Structural analysis. SIMSOLID is a high-capacity structural finite-element analysis (FEA) tool that analyzes CAD geometry directly in seconds to minutes, without meshing, according to the company. Designed to complement CAD-embedded simulation, it works with SOLIDWORKS, Onshape, and Autodesk Fusion 360 to analyze large and complex parts and assemblies, including complex lattice-based designs, using a desktop-class computer. A reportedly unique approach to bolt modeling uses full-fidelity 3D geometry, including threads if available. Multi-CAD analysis integration supports multiple design studies of large assemblies so users can quickly evaluate and compare the structural performance of different geometric configurations, even those from different CAD systems.
SIMSOLID extends the embedded simulation capabilities of CAD systems including SOLIDWORKS.
New Hardware for SOLIDWORKS Users
Pascal-based graphics processing units (GPUs). NVIDIA rounded out its new Pascal architecture–based product line with the announcement of six Quadro GPUs: the GP100, P4000, P2000, P1000, P600, and P400. The newest cards join the previously announced P6000, P5000, and mobile GPUs, all designed to support the demands of photorealistic rendering, simulation, and virtual reality (VR) with ultrafast memory and up to twice the processing performance of previous-generation products, the company reports, as well as visualize data in high resolution and HDR color on as many as four 5K displays.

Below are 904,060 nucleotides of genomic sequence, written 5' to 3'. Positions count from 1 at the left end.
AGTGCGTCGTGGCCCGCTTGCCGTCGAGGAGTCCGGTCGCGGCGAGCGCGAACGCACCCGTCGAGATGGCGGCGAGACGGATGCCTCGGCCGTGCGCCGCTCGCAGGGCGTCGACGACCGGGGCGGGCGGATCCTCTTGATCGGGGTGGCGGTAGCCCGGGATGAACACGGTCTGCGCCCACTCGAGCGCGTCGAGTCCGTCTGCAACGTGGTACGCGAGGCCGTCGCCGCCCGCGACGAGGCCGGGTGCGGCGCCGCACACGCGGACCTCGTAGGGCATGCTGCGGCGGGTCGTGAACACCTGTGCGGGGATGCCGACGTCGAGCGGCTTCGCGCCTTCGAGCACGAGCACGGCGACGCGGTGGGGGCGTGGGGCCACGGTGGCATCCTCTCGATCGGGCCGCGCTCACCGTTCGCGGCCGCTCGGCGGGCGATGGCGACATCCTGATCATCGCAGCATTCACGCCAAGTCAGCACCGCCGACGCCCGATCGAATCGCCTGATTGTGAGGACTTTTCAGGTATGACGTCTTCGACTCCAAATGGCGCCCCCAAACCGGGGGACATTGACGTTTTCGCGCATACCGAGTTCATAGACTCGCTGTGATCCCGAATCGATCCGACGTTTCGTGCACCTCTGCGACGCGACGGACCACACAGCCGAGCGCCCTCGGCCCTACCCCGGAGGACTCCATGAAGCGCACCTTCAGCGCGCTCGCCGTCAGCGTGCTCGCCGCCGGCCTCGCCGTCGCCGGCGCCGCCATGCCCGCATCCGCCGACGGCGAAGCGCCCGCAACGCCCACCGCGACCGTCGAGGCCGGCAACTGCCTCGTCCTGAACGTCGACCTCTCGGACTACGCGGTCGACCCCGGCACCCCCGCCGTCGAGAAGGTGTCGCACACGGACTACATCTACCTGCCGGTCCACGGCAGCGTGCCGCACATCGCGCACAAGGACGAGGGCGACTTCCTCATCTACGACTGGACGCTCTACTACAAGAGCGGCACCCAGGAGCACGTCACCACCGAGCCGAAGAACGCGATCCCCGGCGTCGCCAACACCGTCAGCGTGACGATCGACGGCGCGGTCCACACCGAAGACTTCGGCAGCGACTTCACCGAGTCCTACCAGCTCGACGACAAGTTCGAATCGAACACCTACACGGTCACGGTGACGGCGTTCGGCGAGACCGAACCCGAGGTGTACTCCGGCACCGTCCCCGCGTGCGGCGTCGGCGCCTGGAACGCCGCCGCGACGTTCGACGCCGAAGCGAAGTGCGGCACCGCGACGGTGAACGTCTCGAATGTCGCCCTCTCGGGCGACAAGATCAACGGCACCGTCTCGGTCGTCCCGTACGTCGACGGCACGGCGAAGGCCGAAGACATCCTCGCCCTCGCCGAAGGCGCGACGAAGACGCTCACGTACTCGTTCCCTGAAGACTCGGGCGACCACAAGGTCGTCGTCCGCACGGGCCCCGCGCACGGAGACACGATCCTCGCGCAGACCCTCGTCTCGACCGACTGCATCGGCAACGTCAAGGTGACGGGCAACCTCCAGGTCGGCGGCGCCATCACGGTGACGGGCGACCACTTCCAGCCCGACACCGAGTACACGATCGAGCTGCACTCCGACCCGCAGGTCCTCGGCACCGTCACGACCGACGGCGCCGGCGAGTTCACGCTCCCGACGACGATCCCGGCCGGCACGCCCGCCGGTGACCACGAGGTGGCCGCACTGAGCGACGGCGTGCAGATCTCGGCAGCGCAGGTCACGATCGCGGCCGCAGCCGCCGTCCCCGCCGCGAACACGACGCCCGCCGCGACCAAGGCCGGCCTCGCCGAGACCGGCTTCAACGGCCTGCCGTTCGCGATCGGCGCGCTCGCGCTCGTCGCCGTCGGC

The GP100, which NVIDIA calls the “absolute best GPU on the planet today,” offers 16 GB of high-bandwidth memory (HBM2) so users can conduct simulations during the design process and gather realistic multiphysics simulations faster than ever before, according to the company. The GP100 and P4000 have the power to create detailed, lifelike, and immersive VR environments at scale, even based on large, complex designs. The new cards will be available beginning in March from workstation OEMs and authorized distribution partners.